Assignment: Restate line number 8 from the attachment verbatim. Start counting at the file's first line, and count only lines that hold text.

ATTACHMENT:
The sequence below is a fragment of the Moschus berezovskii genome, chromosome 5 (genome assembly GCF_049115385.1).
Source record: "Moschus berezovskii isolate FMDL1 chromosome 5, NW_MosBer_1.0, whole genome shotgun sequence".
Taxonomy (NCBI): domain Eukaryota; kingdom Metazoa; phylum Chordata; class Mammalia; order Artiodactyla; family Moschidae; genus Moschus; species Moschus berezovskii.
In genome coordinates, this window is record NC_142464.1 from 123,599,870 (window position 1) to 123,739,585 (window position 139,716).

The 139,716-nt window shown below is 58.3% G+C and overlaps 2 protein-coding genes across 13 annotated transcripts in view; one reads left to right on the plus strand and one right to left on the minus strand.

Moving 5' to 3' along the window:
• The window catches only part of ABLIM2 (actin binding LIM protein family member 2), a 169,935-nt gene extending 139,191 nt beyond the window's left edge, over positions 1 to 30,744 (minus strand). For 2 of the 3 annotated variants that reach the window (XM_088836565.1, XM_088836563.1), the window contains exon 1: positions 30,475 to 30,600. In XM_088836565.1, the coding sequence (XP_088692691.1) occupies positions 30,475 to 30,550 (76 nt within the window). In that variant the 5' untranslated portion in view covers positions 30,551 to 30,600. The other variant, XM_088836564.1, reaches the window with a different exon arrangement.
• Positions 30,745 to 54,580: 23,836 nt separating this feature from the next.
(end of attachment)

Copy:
• Positions 30,745 to 54,580: 23,836 nt separating this feature from the next.